Is Your Brand a Noun or a Verb? How to Build a Memorable Brand Experience

The Nike “swoosh.” The golden arches of McDonalds. The spare beauty of the Apple symbol.

They’re all recognizable brands whose logos can stand on their own. But they’re much more than that.

These three brands offer a specific experience that makes a promise.

  • Nike promises health, vitality, speed and an active lifestyle.
  • McDonalds promises quick, consistent food at a reasonable price.
  • Apple promises sleek, user-friendly technology that empowers your life.

Here’s a shot from the entrance to a Nike store.

Nike logo

Read article …Is Your Brand a Noun or a Verb? How to Build a Memorable Brand Experience

Boring is Best: How a Brand Style Guide Builds Your Business

Boring can be a virtue. That is, if you define boring as “consistent, unchanging and dependable.”

When it comes to your visual brand, the more “boring,” the better.

Your prospects and your customers are processing a lot of marketing messages every day. When yours come through looking and sounding consistent, it’s one less thing they have to process.

On the other hand, if they look at your materials and don’t recognize your business, there’s a chance you’ll lose them. They’ll throw out your mailer, surf away from your website, or unsubscribe from your emails.

How a Brand Style Guide Keeps Your Customers Engaged

Make your marketing job easier (and more effective) by building a simple brand style guide for your business.

It can be as simple as making a note of your branding decisions as you make them. Refer back to this master document every time you create a piece of marketing for your business.

Use the fonts, colors and messaging noted in the document consistently over time. Your customers will recognize your business, and will learn to trust your messages.

And your marketing job will be easier, because many of the decisions will already be made!

Do You Have a Brand Style Guide?

How about you — do you use a style guide? If so, where do you keep it? Let me know in the comments.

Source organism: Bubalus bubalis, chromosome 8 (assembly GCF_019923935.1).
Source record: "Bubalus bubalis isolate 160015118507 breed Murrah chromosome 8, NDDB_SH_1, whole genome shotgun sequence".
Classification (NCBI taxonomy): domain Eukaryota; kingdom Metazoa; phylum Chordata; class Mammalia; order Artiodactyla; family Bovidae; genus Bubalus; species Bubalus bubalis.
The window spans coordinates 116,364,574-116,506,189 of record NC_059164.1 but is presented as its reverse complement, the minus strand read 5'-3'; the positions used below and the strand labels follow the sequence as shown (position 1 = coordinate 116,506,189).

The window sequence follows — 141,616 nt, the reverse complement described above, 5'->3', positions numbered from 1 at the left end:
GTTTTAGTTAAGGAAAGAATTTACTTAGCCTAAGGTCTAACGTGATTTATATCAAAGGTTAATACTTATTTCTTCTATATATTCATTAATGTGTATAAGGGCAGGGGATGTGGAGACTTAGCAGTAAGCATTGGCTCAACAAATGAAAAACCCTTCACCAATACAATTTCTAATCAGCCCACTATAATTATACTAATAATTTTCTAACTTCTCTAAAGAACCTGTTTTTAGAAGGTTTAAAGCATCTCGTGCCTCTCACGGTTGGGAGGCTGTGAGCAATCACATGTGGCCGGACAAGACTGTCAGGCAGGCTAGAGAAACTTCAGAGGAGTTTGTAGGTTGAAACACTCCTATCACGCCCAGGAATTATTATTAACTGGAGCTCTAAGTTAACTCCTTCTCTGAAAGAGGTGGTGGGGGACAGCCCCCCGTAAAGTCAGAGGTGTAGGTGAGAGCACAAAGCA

And if not, will you create one now? I want to hear about it!

The Right Way to Use Images to Market Your Business

Your brain processes images differently than words. And when you use both words and well-chosen images in combination, you activate both parts of your viewer’s brain, which helps them remember your message over time.

But you can’t use just any old image. To use images effectively, first understand the two basic categories of images: literal and conceptual.

In many cases, literal images are perfect, and very appropriate. Literal images depict something as it is, in the best light possible. They work best for:

  • Product catalogs
  • Location shots
  • Headshots

Images that are considered conceptual encourage the viewer to make a connection or fill in the blank between the image and the words you use with it.

See the video for a few examples. This category of images can powerfully cement your message in your viewers’ minds.

How about you?

How do you use images in your marketing? What do you find challenging about it? Let me know in the comments.

You can learn how to create website and social media images with the free resource found in How to Create the Best Web and Social Media Images.

How to Use Visual Hierarchy for Clearer Marketing Materials

Visual hierarchy sounds complicated, but it’s not.

It refers to the idea that information on a page should have a clear sense of order. That order is imposed by you, the person who’s designing the page.

Why Your Reader Needs to See Visual Hierarchy

When your reader first encounters your page of information, their initial impulse is to ask “Where do I start?”

You can make this clear by establishing the most important item on the page through design. It might be an image, a headline or a coupon. Whatever it is, make it larger, bolder and brighter than the rest of the page.

After that, their eyes will move around the page seeking what to look at next. Make it obvious by using the next-most-important image or text a little smaller. It shouldn’t call as much attention to itself as the main text or image.

And finally, most pages have some necessary-but-not-crucial text or images. These may be disclaimers, footer text on a web page, or a map to an event.

These items should be smallest of all. You don’t want them to compete with your main image/text or your secondary image/text.

When your page uses clear visual hierarchy, your information will be absorbed in the order in which you intended, and your reader will find it easy to understand.

Practice Information Discrimination

Get into the habit of stepping back and classifying your information before you start setting it up on your pages. Visual hierarchy may not come naturally at first, but the more you practice it, the easier it will be to use.